Getting Good Sleep During the COVID-19 Pandemic
The coronavirus pandemic has upended many of our lives, from the ways we shop and eat, to how we work and socialize. Now, it’s affecting our sleep.
While there is little data on the link between sleep and COVID-19 specifically, studies show a lack of sleep is directly related to a weakened immune system. Research shows that people who don’t get quality sleep or enough sleep are more likely to get sick when exposed to viruses like the common cold.
Additionally, sleep plays a vital role in our mental health. Poor sleep can impact your memory, judgement, thought process, productivity, energy, and overall mood. It can cause irritability, anger, and even affect your ability to cope with stress. Elevated stress and an overload of information can keep the mind racing and elevate the body’s arousal system response, triggering insomnia.
People are spending every waking moment getting one last look at their screens. The blue light from these screens tells the brain to stop producing the sleep hormone melatonin, which can lead to trouble falling asleep.
Additionally, lack of daytime structure can upset your nighttime sleep schedule as well. Inconsistent bedtimes and wake times can shift the urge, to sleep, making the ability to fall asleep less predictable.Finally, low moods, more downtime and low energy can increase long napping, making it harder to fall asleep at night.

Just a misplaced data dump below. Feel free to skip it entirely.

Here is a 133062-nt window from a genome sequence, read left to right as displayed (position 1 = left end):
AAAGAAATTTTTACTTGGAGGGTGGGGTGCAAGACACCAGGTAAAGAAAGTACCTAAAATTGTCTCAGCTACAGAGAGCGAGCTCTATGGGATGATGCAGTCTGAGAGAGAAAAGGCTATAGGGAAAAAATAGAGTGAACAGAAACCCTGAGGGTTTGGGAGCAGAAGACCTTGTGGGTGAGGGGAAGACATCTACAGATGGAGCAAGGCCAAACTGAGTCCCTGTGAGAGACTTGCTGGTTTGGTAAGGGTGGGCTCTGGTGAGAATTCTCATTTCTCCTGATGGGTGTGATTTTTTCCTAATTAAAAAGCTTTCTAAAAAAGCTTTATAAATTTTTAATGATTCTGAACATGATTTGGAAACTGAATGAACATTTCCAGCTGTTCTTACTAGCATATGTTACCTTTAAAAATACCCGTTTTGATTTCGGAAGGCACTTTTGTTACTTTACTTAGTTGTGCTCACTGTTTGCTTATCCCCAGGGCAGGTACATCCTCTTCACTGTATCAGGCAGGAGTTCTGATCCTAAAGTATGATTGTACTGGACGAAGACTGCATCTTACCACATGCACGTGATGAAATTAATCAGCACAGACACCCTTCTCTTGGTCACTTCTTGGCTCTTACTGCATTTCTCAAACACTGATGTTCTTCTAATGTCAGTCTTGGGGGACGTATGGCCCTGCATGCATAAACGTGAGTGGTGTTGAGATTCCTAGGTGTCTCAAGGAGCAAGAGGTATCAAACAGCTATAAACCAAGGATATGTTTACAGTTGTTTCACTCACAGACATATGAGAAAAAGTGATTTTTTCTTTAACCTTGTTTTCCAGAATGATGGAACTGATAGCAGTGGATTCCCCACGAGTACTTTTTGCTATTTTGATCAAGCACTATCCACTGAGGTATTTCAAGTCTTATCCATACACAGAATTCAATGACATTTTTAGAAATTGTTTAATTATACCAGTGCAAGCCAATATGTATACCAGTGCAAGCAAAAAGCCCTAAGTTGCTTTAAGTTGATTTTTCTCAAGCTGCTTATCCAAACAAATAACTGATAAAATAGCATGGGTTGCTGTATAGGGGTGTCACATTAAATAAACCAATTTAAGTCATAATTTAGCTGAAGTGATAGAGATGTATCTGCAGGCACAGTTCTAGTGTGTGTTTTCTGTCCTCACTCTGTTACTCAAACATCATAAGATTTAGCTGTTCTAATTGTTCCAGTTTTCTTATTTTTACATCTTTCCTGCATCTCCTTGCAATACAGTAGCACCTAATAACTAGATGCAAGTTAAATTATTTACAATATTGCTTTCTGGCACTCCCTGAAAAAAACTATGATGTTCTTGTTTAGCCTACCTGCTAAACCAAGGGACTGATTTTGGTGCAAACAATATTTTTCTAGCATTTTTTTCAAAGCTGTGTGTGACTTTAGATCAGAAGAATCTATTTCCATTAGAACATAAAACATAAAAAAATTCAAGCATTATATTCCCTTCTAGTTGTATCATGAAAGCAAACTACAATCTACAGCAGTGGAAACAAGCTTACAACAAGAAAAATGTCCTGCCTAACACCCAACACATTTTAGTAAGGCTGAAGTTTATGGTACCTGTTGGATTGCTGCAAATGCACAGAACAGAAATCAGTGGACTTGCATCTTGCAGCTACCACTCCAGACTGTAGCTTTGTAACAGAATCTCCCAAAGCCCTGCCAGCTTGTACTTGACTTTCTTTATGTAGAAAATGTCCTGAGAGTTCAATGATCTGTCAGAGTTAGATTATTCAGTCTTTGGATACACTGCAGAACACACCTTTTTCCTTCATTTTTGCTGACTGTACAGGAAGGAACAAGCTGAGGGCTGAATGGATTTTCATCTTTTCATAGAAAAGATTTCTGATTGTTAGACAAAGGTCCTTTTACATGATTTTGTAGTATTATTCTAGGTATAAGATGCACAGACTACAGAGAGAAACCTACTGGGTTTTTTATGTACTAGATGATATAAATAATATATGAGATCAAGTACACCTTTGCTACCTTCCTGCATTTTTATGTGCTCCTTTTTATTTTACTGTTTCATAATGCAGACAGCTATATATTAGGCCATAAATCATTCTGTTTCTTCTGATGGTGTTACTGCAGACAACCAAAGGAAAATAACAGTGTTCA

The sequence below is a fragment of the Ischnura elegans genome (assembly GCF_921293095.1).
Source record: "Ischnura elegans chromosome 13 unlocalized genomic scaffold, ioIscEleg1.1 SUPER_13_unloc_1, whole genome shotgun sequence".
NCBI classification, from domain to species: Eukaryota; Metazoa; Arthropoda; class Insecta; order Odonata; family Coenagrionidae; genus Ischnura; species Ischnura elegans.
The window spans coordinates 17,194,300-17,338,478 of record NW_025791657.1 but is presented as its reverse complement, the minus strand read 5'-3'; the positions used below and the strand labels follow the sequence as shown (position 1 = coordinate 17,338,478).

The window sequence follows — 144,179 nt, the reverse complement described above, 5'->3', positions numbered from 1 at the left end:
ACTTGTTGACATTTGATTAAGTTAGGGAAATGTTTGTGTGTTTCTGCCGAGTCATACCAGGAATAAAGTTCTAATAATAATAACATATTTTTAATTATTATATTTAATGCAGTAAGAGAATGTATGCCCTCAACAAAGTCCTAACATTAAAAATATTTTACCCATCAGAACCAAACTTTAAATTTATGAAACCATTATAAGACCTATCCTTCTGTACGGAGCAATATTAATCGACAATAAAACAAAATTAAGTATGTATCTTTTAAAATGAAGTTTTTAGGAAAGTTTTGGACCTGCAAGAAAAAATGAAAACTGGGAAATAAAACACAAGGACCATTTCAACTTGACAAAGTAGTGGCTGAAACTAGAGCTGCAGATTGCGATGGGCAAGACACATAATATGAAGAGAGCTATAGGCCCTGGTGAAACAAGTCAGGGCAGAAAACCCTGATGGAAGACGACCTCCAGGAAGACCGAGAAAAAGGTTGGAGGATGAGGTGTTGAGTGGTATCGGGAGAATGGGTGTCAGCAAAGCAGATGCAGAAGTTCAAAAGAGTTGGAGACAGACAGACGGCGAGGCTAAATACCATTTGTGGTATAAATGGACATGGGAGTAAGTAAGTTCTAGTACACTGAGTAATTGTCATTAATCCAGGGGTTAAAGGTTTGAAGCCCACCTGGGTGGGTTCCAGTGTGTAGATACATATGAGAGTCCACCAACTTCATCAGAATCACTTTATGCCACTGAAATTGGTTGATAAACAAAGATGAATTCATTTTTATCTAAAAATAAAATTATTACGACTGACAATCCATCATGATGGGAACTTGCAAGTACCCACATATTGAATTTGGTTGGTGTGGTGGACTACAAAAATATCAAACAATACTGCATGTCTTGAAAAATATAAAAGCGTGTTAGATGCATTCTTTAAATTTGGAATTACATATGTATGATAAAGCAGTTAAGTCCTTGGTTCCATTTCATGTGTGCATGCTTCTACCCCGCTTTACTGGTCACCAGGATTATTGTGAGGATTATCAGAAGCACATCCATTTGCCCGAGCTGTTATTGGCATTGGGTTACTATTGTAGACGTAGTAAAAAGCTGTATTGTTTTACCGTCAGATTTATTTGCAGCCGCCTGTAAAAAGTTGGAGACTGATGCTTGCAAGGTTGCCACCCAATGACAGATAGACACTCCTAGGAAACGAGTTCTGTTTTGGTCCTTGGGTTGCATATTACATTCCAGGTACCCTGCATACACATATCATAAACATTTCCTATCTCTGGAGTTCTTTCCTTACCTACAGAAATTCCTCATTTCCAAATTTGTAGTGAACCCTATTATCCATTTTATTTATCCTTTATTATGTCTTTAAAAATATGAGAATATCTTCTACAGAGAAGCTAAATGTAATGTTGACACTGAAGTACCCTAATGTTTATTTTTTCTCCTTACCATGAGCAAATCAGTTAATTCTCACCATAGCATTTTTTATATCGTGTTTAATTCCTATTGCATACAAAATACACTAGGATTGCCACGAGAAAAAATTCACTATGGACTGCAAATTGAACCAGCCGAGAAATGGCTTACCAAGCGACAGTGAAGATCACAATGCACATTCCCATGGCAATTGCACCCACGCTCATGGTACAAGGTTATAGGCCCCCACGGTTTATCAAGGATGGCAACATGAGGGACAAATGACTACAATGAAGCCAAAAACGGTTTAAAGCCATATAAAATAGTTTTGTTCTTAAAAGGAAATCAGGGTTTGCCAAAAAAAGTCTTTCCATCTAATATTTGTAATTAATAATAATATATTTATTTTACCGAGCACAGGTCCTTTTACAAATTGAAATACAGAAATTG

Sleep is crucial at this time. Here’s how changing habits can help improve your sleep:
Wake up at the same time each day. Establishing a structure helps to set your body’s internal clock and optimize the quality of your sleep, so try to also be consistent about when you eat, exercise, and spend time outside.
Minimize nap times. Naps should be less than 30 minutes and before 2 p.m. If you have any trouble falling asleep, avoid napping in general.
Reserve your bedroom for sleep. Where your bedroom was once solely a place for sleep, it may now also be somewhere you work, exercise, or spend most of your time. The more you can restrict your bedroom to just sleep, the more your mind will associate it with sleep and the easier it will be to unwind at night.
Enjoy caffeine in the morning only. Caffeine can stay in the body for eight hours, which is longer than most people think. Also, while alcohol can make you sleepy at first, it can wake you up as it becomes metabolized in the middle of the night. Avoid it within three hours of bedtime.
Try breathing exercises. Use ten slow deep breaths to fall asleep. It should be a slow inhale through your nose for 3 to 4 seconds and a slow exhale through your mouth for 3 to 4 seconds.
Don’t watch the news before bed. Turn off your devices one hour before bedtime. Leave your cell phone charging in the kitchen so you are not tempted to look at news updates during the night.
While sleep plays an important role for our mental health, try not to stress about sleep! Worrying about sleep turns into more stress. Instead, do your best to get to bed on time and follow the tips above.